Dr Grant spends a chapter reading Suger's own writings afresh, and concludes that, whilst he was prolific, he was not great. Contrary to received opinion, his `De Administratione' is not an original work in both form and content, and we do him wrong to see him as an unsophisticated peasant seduced by all that glitters. Equally, his historical works rely on patterns and procedures adopted by near-contemporaries. The life of Suger compiled after his death by his secretary is identified as the source of a number of myths about the great abbot, not only about his size and origins - "Suger was short, but he did not emerge from the very bottom of the social pile" - but also about the extent of his influence over kings, magnates and bishops.
Dr Grant's story ranges wide, as needs it must, for Suger's life encompassed a great deal of travelling and a great deal of diplomatic work. As a result, much background of Capetian France in the first half of the twelfth century is filled in, from who held power and why, to the role of the church in government and society. I do not intend to write further about the intricacies of Suger's life that Dr Grant has uncovered and relates, suffice to say that it is extensive and absorbing. By the time of his death, however, he was already seen as old-fashioned, with many of the effects of the so-called twelfth-century renaissance passing him by, especially in the field of education - witness the growth of the schools in Paris (note, not St-Denis) - and monastic reform.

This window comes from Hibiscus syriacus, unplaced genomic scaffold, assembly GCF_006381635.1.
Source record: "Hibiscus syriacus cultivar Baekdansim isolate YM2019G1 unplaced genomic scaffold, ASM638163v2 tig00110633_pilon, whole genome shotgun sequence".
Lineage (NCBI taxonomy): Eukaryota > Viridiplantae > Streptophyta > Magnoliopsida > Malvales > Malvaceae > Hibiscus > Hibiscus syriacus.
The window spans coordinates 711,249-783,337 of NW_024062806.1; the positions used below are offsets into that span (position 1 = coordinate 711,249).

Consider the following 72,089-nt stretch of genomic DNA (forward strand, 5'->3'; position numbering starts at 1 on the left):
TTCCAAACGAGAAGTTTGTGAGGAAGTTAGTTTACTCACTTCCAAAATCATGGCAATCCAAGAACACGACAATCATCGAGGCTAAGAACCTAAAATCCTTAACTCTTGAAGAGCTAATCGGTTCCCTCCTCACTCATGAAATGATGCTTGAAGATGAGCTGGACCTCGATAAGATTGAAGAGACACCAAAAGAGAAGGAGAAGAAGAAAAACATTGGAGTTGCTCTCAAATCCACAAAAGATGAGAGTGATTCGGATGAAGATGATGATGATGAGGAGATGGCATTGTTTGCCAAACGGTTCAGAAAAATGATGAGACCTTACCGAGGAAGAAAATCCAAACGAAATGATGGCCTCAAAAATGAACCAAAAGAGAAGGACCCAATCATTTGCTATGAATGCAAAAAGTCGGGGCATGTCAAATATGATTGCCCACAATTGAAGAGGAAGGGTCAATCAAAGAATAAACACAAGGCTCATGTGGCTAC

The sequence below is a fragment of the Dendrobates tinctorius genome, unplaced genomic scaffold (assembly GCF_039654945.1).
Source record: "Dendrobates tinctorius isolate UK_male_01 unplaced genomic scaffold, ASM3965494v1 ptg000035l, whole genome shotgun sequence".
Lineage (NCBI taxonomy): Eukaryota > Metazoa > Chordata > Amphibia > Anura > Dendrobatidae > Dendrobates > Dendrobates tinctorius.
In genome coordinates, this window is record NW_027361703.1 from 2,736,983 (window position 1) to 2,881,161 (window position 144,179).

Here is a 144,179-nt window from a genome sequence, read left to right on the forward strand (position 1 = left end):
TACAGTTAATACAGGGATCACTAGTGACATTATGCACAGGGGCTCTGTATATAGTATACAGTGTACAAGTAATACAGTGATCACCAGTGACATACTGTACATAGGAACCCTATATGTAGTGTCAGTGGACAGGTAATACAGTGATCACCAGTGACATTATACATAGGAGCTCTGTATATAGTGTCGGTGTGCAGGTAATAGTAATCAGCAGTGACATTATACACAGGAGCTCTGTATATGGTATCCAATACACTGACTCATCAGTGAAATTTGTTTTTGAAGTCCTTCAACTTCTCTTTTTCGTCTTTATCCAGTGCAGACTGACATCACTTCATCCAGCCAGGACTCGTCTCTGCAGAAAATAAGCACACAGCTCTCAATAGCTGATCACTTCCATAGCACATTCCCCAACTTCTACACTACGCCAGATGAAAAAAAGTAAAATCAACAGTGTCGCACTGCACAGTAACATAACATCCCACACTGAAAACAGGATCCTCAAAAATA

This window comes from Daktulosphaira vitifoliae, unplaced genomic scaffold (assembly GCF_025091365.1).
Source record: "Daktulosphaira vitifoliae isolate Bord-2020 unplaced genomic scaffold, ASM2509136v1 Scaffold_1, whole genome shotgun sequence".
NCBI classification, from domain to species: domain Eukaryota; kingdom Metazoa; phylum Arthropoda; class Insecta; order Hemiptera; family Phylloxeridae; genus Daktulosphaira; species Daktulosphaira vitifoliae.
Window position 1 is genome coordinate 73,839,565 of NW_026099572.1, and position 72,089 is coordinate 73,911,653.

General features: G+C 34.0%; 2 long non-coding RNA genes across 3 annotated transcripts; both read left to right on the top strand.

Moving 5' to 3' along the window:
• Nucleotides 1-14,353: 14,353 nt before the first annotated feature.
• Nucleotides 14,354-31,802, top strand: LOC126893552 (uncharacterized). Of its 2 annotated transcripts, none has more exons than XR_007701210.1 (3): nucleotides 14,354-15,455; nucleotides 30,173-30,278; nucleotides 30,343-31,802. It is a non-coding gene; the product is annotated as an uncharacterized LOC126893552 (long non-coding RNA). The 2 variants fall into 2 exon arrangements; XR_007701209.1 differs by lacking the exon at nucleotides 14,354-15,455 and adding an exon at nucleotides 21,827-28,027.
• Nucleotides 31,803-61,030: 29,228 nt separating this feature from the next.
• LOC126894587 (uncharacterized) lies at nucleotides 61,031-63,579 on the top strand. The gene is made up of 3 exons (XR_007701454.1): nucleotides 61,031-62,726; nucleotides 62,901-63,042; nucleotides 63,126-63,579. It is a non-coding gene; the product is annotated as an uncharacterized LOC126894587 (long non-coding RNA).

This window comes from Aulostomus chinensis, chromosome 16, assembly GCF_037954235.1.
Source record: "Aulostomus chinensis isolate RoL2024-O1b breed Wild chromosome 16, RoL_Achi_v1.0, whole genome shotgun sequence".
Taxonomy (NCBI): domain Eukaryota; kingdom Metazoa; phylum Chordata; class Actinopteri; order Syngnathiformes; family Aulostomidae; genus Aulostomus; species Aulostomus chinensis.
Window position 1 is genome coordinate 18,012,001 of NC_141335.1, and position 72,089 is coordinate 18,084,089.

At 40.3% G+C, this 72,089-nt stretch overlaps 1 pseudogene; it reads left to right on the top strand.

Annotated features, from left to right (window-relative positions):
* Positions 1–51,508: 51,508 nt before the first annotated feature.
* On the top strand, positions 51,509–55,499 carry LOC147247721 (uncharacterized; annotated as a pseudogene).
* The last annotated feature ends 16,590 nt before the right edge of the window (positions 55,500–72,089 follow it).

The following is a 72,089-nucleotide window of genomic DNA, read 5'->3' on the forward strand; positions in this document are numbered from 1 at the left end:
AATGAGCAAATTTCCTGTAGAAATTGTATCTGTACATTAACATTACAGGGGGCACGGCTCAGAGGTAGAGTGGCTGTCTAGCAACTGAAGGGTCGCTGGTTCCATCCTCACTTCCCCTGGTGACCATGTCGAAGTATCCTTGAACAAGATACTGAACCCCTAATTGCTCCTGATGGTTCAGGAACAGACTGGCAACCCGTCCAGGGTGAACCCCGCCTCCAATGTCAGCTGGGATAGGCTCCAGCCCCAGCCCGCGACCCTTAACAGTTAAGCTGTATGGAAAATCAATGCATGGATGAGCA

She concludes by testing Suger's claim to greatness: "Many historians have done their best to thrust greatness upon the man who commissioned the first extant Gothic building, usually by imputing to him original thoughts. But he was not an original thinker; he was not a doomed hero, but a highly successful administrator; and his personality - moderate, efficient, hard, rigid, strict to the point of tyranny, but quite pleasant if you knew him well - does not fire the imagination as Bernard [of Clairvaux], Abelard, Stephen de Garlande, Becket or Henry II do."
Dr Grant addresses readers at the beginning to warn them that this is an historical, not an art-historical work; its subtitle is "Church and State in Early Twelfth-Century France". This is not a strict biography either - the original material is too scarce for that - but an attempt to place Suger in his place and time and to address his role in the political and ecclesiastical milieu, And, yes, there are references to his art-historical role, but these are clearly subservient.
A clear indication of this is the fact that there are no illustrations in the book beyond the jacket cover. There are, though, genealogical tables of the Suger family, of the Capetians, and of the Anglo-Normans relationship with the Counts of Blois and Champagne; there are two cluttered maps, one of northern France and Flanders, the other showing the Île-de-France in more detail; and there are three plans of the abbey of St-Denis and the building campaigns undertaken by Suger during his abbacy. The book ends with a useful index. There is no bibliography, but references appear in footnotes and a list of Suger's own writings, other primary sources and frequently cited secondary works appear at the start of the story.
This book is part of Longman's weighty "The Medieval World" series, edited by David Bates. It is a worthy addition to the series.